When you calculate free cash flow, you want to make sure that you don’t count changes in this non-cash working capital as actual cash. Instead, you want to subtract the change from your FCF calculation and add it back into your FCF calculation at a later time when the money actually gets spent.

The formula for changes in non-cash working capital is:

Changes = (2022 AR – 2021 AR) + (2022 Inventory – 2021 Inventory) – (2022 AP – 2021 AP)

Where,

AR = accounts receivable

AP = accounts payable

2022 = current period

2021 = prior period

Capital Expenditures

Capital expenditures (CapEx) is the amount a company spends on fixed assets, such as property and equipment. The amount of capital expenditures is calculated by subtracting depreciation from total investments. CapEx can also refer to any expenditure that does not directly result in revenue generation but instead contributes to the long-term growth of a company’s assets, such as research and development costs or advertising expenses.

Free cash flow is calculated by subtracting capital expenditures from operating cash flow (OCF). Capital expenditures are expenses related to purchasing or upgrading physical assets, such as buildings or machinery.

For example, if Company X has a net income of $100 million and makes $50 million worth of capital expenditures, its free cash flow would be ($100 million – $50 million) + $0 = $50 million.

If you subtract the capital expenditure from net income before adding back the dividend payment, then you are using “operating” free cash flow rather than “adjusted” free cash flow. The two measures are similar but not identical: operating free cash flow includes operating costs such as depreciation and amortization, while adjusted free cash flow does not include those costs but does include interest expenses (which are excluded from operating costs).

The formula for capital expenditures is:

CapEx = 2022 PP&E (property, plant, and equipment) – 2021 PP&E + Depreciation & Amortization

Combining the Components Of the FCF Formula

If you were to combine the above four steps into one formula, it would be equal to: 

FCF = Net Income + [depreciation + amortization + stock-based compensation + impairment charges + gains/losses on investments] – [(2017 AR – 2016 AR) + (2017 Inventory – 2016 Inventory) – (2017 AP – 2016 AP)] – [2017 PP&E – 2016 PP&E + Depreciation & Amortization]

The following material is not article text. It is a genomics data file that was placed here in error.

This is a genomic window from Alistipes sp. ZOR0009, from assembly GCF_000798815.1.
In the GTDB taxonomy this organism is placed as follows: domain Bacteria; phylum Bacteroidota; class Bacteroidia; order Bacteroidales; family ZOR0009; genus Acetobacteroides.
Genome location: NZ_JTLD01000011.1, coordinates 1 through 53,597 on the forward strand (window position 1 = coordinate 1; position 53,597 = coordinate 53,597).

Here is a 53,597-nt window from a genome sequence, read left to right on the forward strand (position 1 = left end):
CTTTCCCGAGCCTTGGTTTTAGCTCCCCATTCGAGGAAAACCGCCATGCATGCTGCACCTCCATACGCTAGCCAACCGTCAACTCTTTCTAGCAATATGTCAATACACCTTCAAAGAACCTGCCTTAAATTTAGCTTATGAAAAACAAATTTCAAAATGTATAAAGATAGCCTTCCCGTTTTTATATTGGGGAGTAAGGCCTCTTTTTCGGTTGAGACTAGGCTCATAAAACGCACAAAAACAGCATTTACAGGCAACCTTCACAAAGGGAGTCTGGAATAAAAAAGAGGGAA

or

FCF = Net Income + Non-Cash Expenses – Increase in Working Capital – Capital Expenditures

The simplified formula is:

FCF = Cash from Operations – CapEx

Levered and Unlevered Free Cash Flow

Levered and unlevered free cash flow are two different metrics that can be used to evaluate the financial health of a company.

Levered free cash flow is the amount of cash available for a company to use after taking into account the cost of funding its operations. This is calculated by deducting net debt from EBITDA (earnings before interest, taxes, depreciation, and amortization) plus non-cash charges.

Unlevered free cash flow is also calculated by deducting net debt from EBITDA plus non-cash charges. However, in this case, it does not take into account how much debt would be added to the balance sheet if they were to borrow money or issue more equity.

The Bottom Line

Free cash flow is an excellent financial metric for determining a company’s health and growth potential. This formula is one of the best ways for small business owners to evaluate where they stand in their business, which can be helpful for making important strategic decisions.

What’s more, the free cash flow formula is not just for use as an evaluation metric. You will also find it useful for building a business plan, creating a new financial model, and more. It is a handy financial formula to know, and with the help of this guide, you can get familiar with it in no time.

If you want more handy financial tips, check out these helpful articles.